How to set aliasses in the Git Bash for Windows? – Stack Overflow

To configure bash aliases, it’s the same as if you were on a Unix platform: put them in a .bashrc in your home:

Alias ngs for serving angular development server and open a web browser:

(In some cases* you can find equivalent for .bashrc file in C:\Users\<username>\AppData\Local\GitHub\PortableGit_\etc\profile.d\aliases.sh. And you should add aliases in aliases.sh.)

(*this case is when you install Git for Windows GUI release from https://git-scm.com/download/winthat contains GitBash)

Source: How to set aliasses in the Git Bash for Windows? – Stack Overflow

Bitbucket Set up an SSH key on Sourcetree for Windows – Atlassian Documentation

Goto heading “Set up SSH with Sourcetree on Windows”‘
Source: Set up an SSH key – Atlassian Documentation


Also see this fix for getting PuTTY Pageant working with Visual Studio 2017 built-in GIT:
I finally managed to make it work, using PuTTY’s Pageant authentication agent instead of ssh-agent, and following the steps mentioned here (it’s for Visual Studio Code, but works for Visual Studio 2017 and I guess it should work for any application that uses the “official” Git for Windows).

Since I already had Pageant installed and a .ppk private key created, I only had to make Git use Pageant, by creating the GIT_SSH Windows environment variable and setting it to the path of the “plink.exe” file (inside the PuTTY installation, for example C:\Program Files (x86)\PuTTY\plink.exe). With that done, I just need to open Pageant and add the private key (and leave it open while working with the repository), and Visual Studio will be able to connect and issue commands just fine.
Fromhttps://stackoverflow.com/questions/42773636/connect-to-git-repository-with-ssh-using-visual-studio-2017#

‘fatal: unable to access ‘\/.config/git/config’: Invalid argument’ when running VS 2017 and opening a GIT based solution

I got this message ‘fatal: unable to access ‘\/.config/git/config’: Invalid argument’ when opening a GIT based solution in VS 2017.
Solution was to add an environment variable “HOME” with value “c:\” (c: or where your project folder resides).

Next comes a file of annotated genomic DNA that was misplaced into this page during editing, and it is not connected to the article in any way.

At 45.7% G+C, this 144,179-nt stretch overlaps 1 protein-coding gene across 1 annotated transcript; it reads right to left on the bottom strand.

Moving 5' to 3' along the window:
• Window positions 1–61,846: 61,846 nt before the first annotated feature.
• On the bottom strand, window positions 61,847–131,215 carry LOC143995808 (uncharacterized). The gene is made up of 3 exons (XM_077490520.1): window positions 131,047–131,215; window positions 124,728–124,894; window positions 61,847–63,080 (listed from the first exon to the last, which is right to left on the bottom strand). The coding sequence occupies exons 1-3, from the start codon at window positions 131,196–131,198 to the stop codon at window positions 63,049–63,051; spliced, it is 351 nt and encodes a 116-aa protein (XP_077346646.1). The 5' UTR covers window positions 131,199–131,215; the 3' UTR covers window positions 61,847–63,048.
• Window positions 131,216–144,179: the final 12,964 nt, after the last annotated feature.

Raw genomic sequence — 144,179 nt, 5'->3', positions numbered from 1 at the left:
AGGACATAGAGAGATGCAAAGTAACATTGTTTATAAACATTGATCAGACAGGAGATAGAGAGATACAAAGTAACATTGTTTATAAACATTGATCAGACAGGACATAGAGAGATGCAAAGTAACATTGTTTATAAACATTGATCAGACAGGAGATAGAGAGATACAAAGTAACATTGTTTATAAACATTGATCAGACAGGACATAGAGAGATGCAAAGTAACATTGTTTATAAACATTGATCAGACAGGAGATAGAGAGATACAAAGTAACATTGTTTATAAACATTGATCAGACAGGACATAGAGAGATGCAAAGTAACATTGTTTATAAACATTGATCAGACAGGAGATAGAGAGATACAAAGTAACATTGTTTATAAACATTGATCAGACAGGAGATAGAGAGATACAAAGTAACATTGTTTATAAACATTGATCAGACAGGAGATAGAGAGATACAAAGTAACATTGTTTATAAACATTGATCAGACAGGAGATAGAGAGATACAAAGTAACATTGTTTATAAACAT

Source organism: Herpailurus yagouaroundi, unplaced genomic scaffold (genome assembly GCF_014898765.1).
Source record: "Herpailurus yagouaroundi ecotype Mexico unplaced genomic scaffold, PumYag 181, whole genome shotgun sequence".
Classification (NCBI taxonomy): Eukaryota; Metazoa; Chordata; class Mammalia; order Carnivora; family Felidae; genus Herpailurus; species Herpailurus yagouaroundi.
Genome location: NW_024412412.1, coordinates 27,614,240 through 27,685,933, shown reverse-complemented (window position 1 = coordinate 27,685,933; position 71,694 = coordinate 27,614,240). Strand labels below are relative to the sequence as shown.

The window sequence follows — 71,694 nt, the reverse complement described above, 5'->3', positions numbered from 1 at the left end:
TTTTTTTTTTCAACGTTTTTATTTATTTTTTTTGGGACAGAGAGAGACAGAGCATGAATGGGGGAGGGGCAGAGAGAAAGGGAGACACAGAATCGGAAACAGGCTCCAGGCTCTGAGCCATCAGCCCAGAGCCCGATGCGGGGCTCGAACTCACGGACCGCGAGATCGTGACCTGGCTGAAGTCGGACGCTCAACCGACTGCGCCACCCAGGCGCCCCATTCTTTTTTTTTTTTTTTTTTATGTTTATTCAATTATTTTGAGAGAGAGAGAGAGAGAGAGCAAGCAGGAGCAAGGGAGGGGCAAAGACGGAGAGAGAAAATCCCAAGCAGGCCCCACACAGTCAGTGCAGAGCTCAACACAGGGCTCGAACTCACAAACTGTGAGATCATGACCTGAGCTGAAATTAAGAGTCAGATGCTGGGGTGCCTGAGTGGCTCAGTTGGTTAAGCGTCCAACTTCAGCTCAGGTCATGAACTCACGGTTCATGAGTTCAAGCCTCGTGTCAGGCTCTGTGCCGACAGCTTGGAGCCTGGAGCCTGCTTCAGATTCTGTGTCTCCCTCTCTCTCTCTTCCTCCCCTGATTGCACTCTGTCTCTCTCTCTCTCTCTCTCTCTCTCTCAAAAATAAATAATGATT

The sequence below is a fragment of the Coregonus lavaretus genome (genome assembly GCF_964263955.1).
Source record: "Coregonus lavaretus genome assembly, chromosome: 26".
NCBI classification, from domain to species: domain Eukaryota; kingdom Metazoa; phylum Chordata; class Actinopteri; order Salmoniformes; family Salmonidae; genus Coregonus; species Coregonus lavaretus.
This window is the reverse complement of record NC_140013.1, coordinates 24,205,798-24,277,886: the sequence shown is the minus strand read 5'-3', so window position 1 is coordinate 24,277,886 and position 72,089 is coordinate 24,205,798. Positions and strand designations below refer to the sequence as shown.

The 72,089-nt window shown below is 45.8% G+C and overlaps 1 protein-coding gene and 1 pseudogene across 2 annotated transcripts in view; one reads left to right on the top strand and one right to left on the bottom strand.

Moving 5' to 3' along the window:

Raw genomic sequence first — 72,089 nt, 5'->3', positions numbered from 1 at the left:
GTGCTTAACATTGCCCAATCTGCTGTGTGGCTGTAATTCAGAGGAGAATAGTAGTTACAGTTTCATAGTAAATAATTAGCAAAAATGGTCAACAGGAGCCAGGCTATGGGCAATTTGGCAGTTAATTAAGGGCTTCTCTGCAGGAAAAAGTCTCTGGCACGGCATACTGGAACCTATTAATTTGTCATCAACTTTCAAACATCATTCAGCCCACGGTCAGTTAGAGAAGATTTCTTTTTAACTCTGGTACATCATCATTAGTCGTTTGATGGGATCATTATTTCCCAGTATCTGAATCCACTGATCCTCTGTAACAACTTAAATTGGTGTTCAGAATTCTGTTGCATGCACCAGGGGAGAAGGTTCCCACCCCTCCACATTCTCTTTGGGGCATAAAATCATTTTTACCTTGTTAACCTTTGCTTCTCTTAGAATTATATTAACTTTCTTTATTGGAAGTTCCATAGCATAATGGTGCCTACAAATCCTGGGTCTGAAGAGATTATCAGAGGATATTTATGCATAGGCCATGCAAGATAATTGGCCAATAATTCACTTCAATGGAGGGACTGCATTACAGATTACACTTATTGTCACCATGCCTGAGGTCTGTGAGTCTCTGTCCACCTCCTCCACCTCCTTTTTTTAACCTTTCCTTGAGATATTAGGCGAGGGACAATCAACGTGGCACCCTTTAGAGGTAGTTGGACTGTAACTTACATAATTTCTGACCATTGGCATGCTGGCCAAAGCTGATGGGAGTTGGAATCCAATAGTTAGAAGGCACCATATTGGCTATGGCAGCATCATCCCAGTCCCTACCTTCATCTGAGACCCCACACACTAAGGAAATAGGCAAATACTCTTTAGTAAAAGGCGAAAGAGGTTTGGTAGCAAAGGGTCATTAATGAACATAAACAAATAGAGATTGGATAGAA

Solution info here:

Source: I get ‘fatal: unable to access ‘\/.config/git/config’: Invalid argument’ when running VS 2017 as a user on a different domain from local windows user – Developer Community

GIT – How to ignore local changed file

If you have a config file or something similar you change on your local computer but dont want it to get marked as “modified”.

Use this command:

If remote repo gets an update on that file you will get notified about this on a pull.

From stackoverflow:
skip-worktree is useful when you instruct git not to touch a specific file ever. That is useful for an already tracked config file.
Upstream main repository hosts some production-ready config but you would like to change some settings in the config to be able to do some local testing. And you don’t want to accidentally check the changes in such file to affect the production config. In that case skip-worktree makes perfect scene.

If you have skip-worktree on a file and the upstream changes, you get “please commit or stash” when you try to pull

More info here:
http://stackoverflow.com/questions/13630849/git-difference-between-assume-unchanged-and-skip-worktree/13631525

 

SourceTree very slow when switching repository tabs

My SourceTree GIT manager was freezing for 5-10 seconds when switching between repositories.

These commands fixed the issue:

Also in combination with adding GIT program folder and SourceTree program folder to excluded paths for Windows Defender (antivirus scanner). The switch between tabs is now instant.

Source: SourceTree very slow with many repositories